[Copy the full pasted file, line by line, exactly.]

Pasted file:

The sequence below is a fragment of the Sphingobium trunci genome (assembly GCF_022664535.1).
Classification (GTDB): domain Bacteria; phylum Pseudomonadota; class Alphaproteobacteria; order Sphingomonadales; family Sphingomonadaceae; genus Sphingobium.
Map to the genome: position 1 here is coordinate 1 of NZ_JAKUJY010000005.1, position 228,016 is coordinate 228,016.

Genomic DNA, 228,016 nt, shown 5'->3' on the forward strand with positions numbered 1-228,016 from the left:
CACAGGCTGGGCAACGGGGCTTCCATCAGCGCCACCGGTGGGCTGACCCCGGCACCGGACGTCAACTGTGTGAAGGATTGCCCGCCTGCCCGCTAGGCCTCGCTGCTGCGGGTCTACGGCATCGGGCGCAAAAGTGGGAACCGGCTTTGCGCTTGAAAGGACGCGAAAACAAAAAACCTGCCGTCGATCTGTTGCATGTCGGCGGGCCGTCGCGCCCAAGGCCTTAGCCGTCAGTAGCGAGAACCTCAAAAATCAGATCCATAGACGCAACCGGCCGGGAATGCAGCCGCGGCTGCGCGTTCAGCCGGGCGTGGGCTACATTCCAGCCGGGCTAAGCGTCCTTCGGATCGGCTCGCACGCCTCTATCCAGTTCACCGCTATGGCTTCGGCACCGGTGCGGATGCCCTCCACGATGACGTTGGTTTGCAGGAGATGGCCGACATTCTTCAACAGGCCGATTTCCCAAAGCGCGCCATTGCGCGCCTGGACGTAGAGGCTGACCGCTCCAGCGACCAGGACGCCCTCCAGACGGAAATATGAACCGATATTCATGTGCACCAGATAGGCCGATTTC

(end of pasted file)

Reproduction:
The sequence below is a fragment of the Sphingobium trunci genome (assembly GCF_022664535.1).
Classification (GTDB): domain Bacteria; phylum Pseudomonadota; class Alphaproteobacteria; order Sphingomonadales; family Sphingomonadaceae; genus Sphingobium.
Map to the genome: position 1 here is coordinate 1 of NZ_JAKUJY010000005.1, position 228,016 is coordinate 228,016.

Genomic DNA, 228,016 nt, shown 5'->3' on the forward strand with positions numbered 1-228,016 from the left:
CACAGGCTGGGCAACGGGGCTTCCATCAGCGCCACCGGTGGGCTGACCCCGGCACCGGACGTCAACTGTGTGAAGGATTGCCCGCCTGCCCGCTAGGCCTCGCTGCTGCGGGTCTACGGCATCGGGCGCAAAAGTGGGAACCGGCTTTGCGCTTGAAAGGACGCGAAAACAAAAAACCTGCCGTCGATCTGTTGCATGTCGGCGGGCCGTCGCGCCCAAGGCCTTAGCCGTCAGTAGCGAGAACCTCAAAAATCAGATCCATAGACGCAACCGGCCGGGAATGCAGCCGCGGCTGCGCGTTCAGCCGGGCGTGGGCTACATTCCAGCCGGGCTAAGCGTCCTTCGGATCGGCTCGCACGCCTCTATCCAGTTCACCGCTATGGCTTCGGCACCGGTGCGGATGCCCTCCACGATGACGTTGGTTTGCAGGAGATGGCCGACATTCTTCAACAGGCCGATTTCCCAAAGCGCGCCATTGCGCGCCTGGACGTAGAGGCTGACCGCTCCAGCGACCAGGACGCCCTCCAGACGGAAATATGAACCGATATTCATGTGCACCAGATAGGCCGATTTC